Army Chief Milley Says Army Is “Taking a Hard Look” at HK416, Other Commercial Off-The-Shelf Rifles

    The Heckler & Koch HK416F, as recently adopted by the French Army. Image source:

    In recent testimony to the Senate Armed Services Committee, General Mark Milley, the Army Chief of Staff, admitted during questioning that the Army is looking at alternative rifle platforms to the current M4 Carbine. Milley’s comments were made primarily during a conversation with Senator Joni Ernst, transcribed below:

    Ernst: “I appreciated Senator King’s comments talking about small arms and the need for modernization and the fact that our 5.56 doesn’t penetrate Russian body armor; I think that was a really important point that was brought out at my subcommittee hearing, and one of the reasons I think many of us will agree the need to prioritize small arms modernization in this year’s NDAA. So, General Milley, once the army does settle on a caliber, then would you rather have something that could be specifically built for infantry forces, and the Army at large, or would you accept something that could be purchased off the shelf.”

    Milley: “I don’t know that the two of those are mutually exclusive. There are systems out there today that are off the shelf that with some very minor modifications could be adapted to munitions that we’re developing at Fort Benning that could be used to penetrate these SAPI plates that our adversaries are developing. So, it’s not necessarily an either/or proposition on that one. I think that there’s weapons out there that we can get in the right caliber that can enhance the capability of the soldier.”

    Ernst: “That’s good, and I’m glad to hear you say that, because I think there could be some potential savings if we are looking at systems that could be modified taken off the shelf and used for our soldiers. I think that would be something that would be very beneficial to our forces. Retired General Scales testified at that subcommittee hearing and he spoke about a weapon that could fill the role of both the machine gun and the rifle, a light machine gun and a basic rifle. So is the need for a machine gun, would that be a higher priority than that of a basic rifle. Or would they be at the same level of priority?”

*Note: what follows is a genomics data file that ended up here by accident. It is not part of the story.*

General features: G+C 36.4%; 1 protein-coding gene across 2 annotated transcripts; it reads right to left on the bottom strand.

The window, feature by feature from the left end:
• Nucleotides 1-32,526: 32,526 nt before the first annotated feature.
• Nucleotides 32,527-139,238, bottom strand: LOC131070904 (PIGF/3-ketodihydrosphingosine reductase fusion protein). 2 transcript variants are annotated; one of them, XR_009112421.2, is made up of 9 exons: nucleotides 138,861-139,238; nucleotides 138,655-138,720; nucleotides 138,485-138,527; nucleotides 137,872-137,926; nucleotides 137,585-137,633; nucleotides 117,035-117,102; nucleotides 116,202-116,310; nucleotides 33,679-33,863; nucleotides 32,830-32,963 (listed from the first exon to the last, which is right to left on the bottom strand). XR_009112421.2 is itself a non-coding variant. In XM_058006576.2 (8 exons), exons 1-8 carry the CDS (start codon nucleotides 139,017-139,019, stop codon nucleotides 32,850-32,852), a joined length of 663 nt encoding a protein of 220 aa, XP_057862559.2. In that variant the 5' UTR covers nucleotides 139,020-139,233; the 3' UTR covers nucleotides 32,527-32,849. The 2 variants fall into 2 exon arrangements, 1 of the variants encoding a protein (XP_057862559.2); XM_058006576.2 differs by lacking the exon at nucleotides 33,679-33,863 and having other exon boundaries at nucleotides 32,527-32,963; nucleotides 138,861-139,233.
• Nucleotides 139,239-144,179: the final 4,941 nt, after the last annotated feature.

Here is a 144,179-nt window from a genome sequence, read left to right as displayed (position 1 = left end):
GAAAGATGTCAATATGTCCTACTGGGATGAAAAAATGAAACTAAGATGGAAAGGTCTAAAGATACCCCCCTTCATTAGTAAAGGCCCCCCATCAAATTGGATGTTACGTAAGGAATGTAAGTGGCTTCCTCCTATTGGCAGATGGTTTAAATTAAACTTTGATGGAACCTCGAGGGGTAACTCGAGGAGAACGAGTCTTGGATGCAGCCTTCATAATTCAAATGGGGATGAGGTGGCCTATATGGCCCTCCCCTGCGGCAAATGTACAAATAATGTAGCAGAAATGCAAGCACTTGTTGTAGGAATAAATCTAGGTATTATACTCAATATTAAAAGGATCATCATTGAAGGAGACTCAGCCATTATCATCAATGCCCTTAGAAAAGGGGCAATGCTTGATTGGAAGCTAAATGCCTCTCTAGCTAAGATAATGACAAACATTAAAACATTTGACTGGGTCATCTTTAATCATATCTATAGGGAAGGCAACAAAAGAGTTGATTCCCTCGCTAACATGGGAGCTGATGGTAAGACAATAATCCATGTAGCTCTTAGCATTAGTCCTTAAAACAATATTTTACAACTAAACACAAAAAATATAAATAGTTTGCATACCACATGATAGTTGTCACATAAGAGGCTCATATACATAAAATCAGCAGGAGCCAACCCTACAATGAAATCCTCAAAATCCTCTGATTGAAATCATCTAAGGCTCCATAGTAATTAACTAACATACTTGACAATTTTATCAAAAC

Milley: “Well, they are both very important, they compliment each other. I think what he’s talking about is what the Marines are adopting as the M27; we’re taking a hard look at that, and probably gonna go in that direction as well, but we haven’t made a final decision on it. You know, infantry squads, infantry platoons, they gotta have an automatic weapon for suppression, they gotta have the individual weapon as well, so you need both, it’s not one or the other. You have to have both in order to be effective in ground combat.”

    Ernst: “OK, well thank you General very much.”

    Milley did not elaborate as to whether he meant that the US Army is looking at the HK416 as an option for a standard infantry rifle, or whether he meant that the Army may replace the belt-fed squad automatic weapon with a magazine-fed infantry automatic rifle (IAR), as the USMC has done. Without being able to get inside the general’s head, it is difficult to tell.

    The idea that the Army is taking a good look at the HK416 is not entirely surprising. The US Army recently chose the Heckler & Koch G28E to be its Compact Semi-Automatic Sniper System (CSASS), a 7.62mm rifle which is very closely related to the 5.56mm HK416. Given an apparently new 7.62mm projectile development from Fort Benning designed to counter Level IV body armor, and a recent announcement that the Army is looking toward fielding 7.62mm infantry rifles, it seems plausible that the “upgrade” Milley mention was to the 7.62mm caliber, rather than to a new 5.56mm platform.

    Nathaniel F

    Nathaniel is a history enthusiast and firearms hobbyist whose primary interest lies in military small arms technological developments beginning with the smokeless powder era. He can be reached via email at [email protected]